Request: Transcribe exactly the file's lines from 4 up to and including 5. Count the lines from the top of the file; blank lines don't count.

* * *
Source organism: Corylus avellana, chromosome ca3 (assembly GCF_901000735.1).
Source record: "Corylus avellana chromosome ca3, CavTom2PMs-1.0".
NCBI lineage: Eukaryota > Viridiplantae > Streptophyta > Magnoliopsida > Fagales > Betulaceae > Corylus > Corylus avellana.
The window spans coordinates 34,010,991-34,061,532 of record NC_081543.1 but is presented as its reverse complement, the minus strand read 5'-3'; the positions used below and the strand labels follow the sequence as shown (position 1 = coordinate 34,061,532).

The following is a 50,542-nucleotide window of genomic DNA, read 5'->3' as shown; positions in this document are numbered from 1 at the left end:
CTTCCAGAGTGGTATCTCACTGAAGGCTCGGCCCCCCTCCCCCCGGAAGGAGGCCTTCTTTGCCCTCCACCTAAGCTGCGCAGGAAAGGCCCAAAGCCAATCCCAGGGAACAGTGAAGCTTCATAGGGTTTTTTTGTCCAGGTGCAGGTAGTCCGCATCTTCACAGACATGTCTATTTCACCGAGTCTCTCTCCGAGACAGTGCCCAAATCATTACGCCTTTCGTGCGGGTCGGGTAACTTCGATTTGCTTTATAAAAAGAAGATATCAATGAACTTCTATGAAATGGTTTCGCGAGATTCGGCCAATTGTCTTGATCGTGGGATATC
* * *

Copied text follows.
The window spans coordinates 34,010,991-34,061,532 of record NC_081543.1 but is presented as its reverse complement, the minus strand read 5'-3'; the positions used below and the strand labels follow the sequence as shown (position 1 = coordinate 34,061,532).

The following is a 50,542-nucleotide window of genomic DNA, read 5'->3' as shown; positions in this document are numbered from 1 at the left end: